Brazil 6 Honduras 0
You can imagine Honduran manager Jorge Luis Pinto’s final words to his charges before they stepped out onto the Maracana pitch. “Keep it tight for 15 minutes or so…” would surely have been among them. His first words after his charges stepped off the pitch at half-time? “I said minutes…bloody MINUTES…” Mann judged the mood well, listing all the pressures that might have been on Brazil, especially after the women lost, particularly “how this huge crowd will want them to get on top straight away.” All the pressures that were almost audibly lifted by defensive hesitancy and a Neymar blockdown which rolled slowly into the net. Which means all those Neymar shirts that were changed to read “Marta” have to be changed back again. They’ll look a mess at the final.
It is hard to imagine a worse defensive set-up than Brazil’s going five-sixths of a tournament without conceding a goal. And not very often looking like doing so. Germany will almost certainly put the achingly slow centre-back duo, Rodrigo Caio and Marquinhos, under more pressure than Denmark et al combined. Even the well-beaten, shell-shocked, stage-frightened Hondurans had their moments. Brazil again looked slick going forward and their fifth goal was a genuine beauty, breaking at pace and passing to perfection to give Luan a tap-in he nearly lifted onto the crossbar…or which hit the roof of the net with a satisfying thump, depending on how deep-seated your cynicism is.
But they still look like a Brazil tribute act, with this comprehensive victory down more to Honduran incompetence than anything else. The second and fourth goals were as gifted as the first. The stoppage-time penalty was almost as bad. And that noise you heard in the background at the final whistle? South Koreans asking aloud, all at once: “How did we lose to them?”
Germany 2 Nigeria 0
Another disadvantage of the BBC replacing the “world feed” commentators was the limited research the Beeb people appeared to have done. Mann’s salivating over Brazil’s semi-final win showed that he was unaware of how much better both teams in the second semi-final were than hapless Honduras. And both he and co-commentator Kevin Kilbane appeared to believe that Nigeria’s place in the last four was some sort of fairy tale and called the game as if it was a League Two side against a Premier League side in the FA Cup semi-final, apparently taken aback when Nigeria began to apply concerted pressure and made the game “less one-sided than the first semi-final.”
In truth, Nigeria created disappointingly little from all the decent positions into which they got themselves, despite it being an entertaining game, especially the first half. German top-scorer Serge Gnabry didn’t quite impose himself on the first half after his early booking. He had replacements, though. They had already got in behind Nigeria’s defence twice before left-back Lukas Klostermann opened the scoring on nine minutes. Mann was still dribbling about that goal when German keeper Timo Horn nearly gifted Sadiq Umar an equaliser. “They never blame themselves, do they?” Mann added, over pictures of Horn…blaming himself. It was to be Nigeria’s best chance and Horn redeemed himself with two blocks from the surprised Umar.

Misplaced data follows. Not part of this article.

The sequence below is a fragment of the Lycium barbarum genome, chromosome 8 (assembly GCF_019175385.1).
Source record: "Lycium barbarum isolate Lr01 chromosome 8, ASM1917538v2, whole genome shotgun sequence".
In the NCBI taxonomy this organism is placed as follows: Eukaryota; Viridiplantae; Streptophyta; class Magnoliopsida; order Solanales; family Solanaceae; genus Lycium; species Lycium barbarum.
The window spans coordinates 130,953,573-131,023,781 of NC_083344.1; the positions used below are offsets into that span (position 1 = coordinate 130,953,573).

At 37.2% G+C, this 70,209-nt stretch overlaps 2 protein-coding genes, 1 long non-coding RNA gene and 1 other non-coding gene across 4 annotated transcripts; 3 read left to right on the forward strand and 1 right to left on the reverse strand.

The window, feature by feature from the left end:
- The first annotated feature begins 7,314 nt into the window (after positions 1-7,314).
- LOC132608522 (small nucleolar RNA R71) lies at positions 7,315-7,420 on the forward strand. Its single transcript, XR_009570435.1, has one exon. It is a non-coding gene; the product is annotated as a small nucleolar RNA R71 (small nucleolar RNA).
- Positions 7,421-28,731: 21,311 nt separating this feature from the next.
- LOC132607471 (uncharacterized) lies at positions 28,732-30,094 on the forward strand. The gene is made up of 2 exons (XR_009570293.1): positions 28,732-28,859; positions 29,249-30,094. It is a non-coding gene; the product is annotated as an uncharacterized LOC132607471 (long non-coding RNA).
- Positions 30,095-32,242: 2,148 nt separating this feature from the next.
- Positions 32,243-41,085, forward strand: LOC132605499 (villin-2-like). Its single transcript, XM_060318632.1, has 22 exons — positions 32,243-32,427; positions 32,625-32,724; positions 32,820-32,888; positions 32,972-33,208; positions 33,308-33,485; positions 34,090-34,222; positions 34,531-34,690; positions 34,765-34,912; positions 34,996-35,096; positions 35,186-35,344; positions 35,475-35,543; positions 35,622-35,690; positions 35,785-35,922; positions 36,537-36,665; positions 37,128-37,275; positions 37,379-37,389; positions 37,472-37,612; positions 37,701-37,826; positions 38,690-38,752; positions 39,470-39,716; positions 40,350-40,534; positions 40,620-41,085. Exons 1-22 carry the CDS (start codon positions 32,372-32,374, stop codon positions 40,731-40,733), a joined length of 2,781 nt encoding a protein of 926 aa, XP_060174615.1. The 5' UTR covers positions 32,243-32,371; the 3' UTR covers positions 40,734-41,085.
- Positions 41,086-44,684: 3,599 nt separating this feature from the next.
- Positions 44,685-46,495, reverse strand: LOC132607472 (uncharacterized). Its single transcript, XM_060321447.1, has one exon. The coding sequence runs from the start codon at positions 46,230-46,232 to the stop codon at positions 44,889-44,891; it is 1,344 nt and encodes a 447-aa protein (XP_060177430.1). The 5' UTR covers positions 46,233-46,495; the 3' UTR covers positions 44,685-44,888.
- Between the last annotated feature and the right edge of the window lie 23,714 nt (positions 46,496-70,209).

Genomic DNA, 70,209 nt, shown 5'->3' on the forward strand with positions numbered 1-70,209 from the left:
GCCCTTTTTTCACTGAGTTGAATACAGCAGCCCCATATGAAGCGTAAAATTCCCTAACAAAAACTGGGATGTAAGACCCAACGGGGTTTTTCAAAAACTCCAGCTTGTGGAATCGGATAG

Mann was confused throughout the first half, suggesting that striker Davie Selkie had helped “Red Bull Salzburg” win promotion to the “Bundesliga” (it was FC Leipzig, so a case of a mis-dictated crib sheet rather than an unheralded new Anschluss). Nigeria had their moments before half-time but fewer after it and Germany’s only disappointment was that their clinching second goal took so long, sub Nils Petersen adding to the five goals he got against Fiji in his only tournament start. Germany should have been down to ten men when Matthias Ginter committed a second bookable offence not long after his first. But he wasn’t booked. And so Germany are ready, a rare team in Brazil that started the tournament strong and are still going strong. Brazil beware.
One final word. Germany wear white. Nigeria wear green. So, WHY were both teams in their change kit here? “Home” kit in the wash for Saturday? Are the Olympic teams that underfunded? I can’t imagine there’s a huge merchandising opportunity in Olympic change kits.
The final will be an “occasion,” whatever transpires specifically. The 7-1 game means so much more to Brazil than it does to Germany. Only two of the 36 players in the two squads were even involved in the 2014 World Cup. And Neymar is way the biggest deal of them. Whatever is said to be at stake for him is only extra pressure on a by-definition young side up against opposition which has been of a higher quality throughout the tournament in all areas of the pitch. Home advantage is the only realistic advantage Brazil have. And that might not necessarily be an advantage. Unless they are downed by some individual brilliance from Neymar or…erm…, its Germany for Gold. And, whisper it, another 7-1 isn’t out of the reckoning.
Meanwhile, the bronze medal match could be fun. Nigeria will pile forward unless their pre-tournament travel trials and tribulations have really caught up with them, as the closing stages of their semi suggested might be the case. And a nerveless Honduras are ideal counter-attackers…just ask Algeria or South Korea. Especially South Korea. Nigeria to win. 3-2 probably.